The other groups include the elderly, severely disabled, people living or working in communities or closed environments, those living in socio-economic deprivation, essential workers like teachers, children and adolescents along with pregnant women and breastfeeding mothers, those who are HIV positive, and people living in areas where outbreaks may occur. The assessment for grouping purposes remains open, Illa confirmed, and is subject to continuous adaptation based on available scientific information.
The Health Secretary stressed, however, that this is not going to be a quick process and that vaccination, even when underway, is going to be in stages that will take considerable time. Vaccines in the first stage will be in very limited supplies, and other groups will be immunized according to their prioritization in progressive second and third stages, as vaccine doses arrive and become available, and as information on vaccine characteristics and immunity increases. This is going to go on well into next year, if not beyond, in case anyone was thinking that vaccine availability meant some sort of silver bullet to put an end to covid.
Updated 24 November: As promised, Spanish PM Pedro Sánchez has presented the Government’s vaccination plan this week. He said that Spain was perfectly ready to begin administering the vaccines as soon as they’re available. The public can be absolutely certain, the PM said, that all doses used are secure. Releasing the video below, the Government says that the main objective, naturally, of the campaign is to reduce morbidity and mortality caused by the virus by providing progressively availabile vaccines and protecting the most vulnerable groups with the order of priority established by the national health system’s Inter-territorial Council based on ethical considerations and risk criteria.
The overall strategy will be coordinated by this Inter-territorial Council, which comprises the national and regional Governments. Sanidad (Spain) will acquire the required number of doses for Spain within the framework of the European strategy whereby several advance purchase agreements for vaccines have already been reached, new ones still being negotiated. The vaccines will be administered free of charge through the national health system.
The vaccine used will have the same safety levels as any of the commonly used vaccines. Efficacy levels will meet the standards required for authorized use, with guaranteed optimal storage, distribution and administration of the vaccines ensuring their quality throughout the process. The overall plan will also ensure coordination between national and regional Governments for vaccination centres taking into account the experience of Primary Care in the different systems in place in the devolved health powers throughout the autonomous communities, as well as providing tools for monitoring and evaluating the coverage, safety and effectiveness of the vaccination programme.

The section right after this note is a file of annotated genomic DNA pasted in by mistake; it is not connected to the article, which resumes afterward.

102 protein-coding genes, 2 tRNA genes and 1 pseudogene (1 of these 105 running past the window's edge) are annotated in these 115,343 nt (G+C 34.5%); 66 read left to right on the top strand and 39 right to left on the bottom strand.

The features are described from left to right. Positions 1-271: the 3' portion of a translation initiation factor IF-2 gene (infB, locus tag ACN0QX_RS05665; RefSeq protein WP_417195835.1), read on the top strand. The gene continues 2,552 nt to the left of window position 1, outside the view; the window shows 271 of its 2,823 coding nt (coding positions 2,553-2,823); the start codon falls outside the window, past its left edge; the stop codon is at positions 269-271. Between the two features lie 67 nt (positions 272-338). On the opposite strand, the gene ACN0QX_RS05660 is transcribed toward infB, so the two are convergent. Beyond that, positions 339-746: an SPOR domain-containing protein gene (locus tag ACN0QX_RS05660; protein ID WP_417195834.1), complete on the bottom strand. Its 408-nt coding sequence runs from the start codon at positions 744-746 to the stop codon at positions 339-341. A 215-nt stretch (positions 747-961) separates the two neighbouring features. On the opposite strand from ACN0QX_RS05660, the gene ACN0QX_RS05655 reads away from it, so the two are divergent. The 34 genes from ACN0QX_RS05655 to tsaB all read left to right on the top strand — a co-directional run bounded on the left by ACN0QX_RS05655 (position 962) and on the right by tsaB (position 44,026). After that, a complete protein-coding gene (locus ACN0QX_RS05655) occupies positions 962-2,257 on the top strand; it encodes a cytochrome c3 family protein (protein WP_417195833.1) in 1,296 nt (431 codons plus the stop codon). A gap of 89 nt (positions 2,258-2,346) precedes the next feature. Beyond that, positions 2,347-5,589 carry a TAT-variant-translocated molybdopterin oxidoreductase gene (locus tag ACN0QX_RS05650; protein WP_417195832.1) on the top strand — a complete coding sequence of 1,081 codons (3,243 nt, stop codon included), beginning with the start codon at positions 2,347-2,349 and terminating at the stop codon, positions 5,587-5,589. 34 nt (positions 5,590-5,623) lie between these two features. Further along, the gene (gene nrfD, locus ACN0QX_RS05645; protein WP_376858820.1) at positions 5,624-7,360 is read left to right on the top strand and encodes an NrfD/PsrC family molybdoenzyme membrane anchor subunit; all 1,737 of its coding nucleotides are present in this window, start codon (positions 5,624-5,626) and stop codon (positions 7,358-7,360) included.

In this respect, work is already underway on a single registry that will collect vaccination data from across the country, interoperable with others implemented in the pandemic. A communication strategy will be implemented to help ensure that access to vaccination is effective, equitable and developed with full respect for transparency, the overall object being to generate a high level of confidence that will translate into improved coverage.
El Gobierno presenta la Estrategia de Vacunación #COVID19.
Su principal objetivo👉🏻Disminuir la morbilidad y mortalidad causada por el virus mediante la utilización de vacunas, en un contexto de disponibilidad progresiva y protegiendo a los grupos más vulnerables.
Más detalles⤵️ pic.twitter.com/lwaXXIBBl7
— La Moncloa (@desdelamoncloa) November 24, 2020
Original post 20 November: Spanish PM Pedro Sánchez has said today that Spain will be the first EU country, together with Germany, in having a Vaccination Plan against covid19. Sánchez said that he’ll be presenting the plan to Cabinet next week, with the idea that a significant sector of the population will be vaccinated in the first half of 2021. No doubt after that meeting we’ll have some meat to put on the bare bones of the announcement, which is all we have right now.
Original post 10 November: Spanish Health minister Salvador Illa, on television this morning, has said that he thinks the announcement of a potential vaccine from Pfizer is promising and significant. Illa said that assuming clinical trials do indeed result in the vaccine being approved, Spain will be able to provide 10m immunizations free of charge from early 2021. The country intends to buy 20m initial doses, Illa explained, but each person will require two vaccinations.
Illa said that he imagined that the elderly and frontline workers would be first to be offered the vaccine but that a working group had been established to consider this and the decision had not yet been made. Also under consideration is the way in which to deal with antivax conspiracy theories, with the vaccine not intended to be compulsory in the first instance but with the Government prepared to take action against liars and the anti-scientific as needed. The minister refused to rule out the possibility that vaccination would become compulsory but said he felt sure that the public would overwhelmingly behave with sense and responsibility because people generally understood perfectly well that vaccines worked and have brought some diseases under good control or, in some cases, eradicated them completely.
We can begin to see a light at the end of the tunnel after some very hard months, said the Minister, confirming strongly again that the Government will act emphatically against “those who lie and promote pseudoscience”.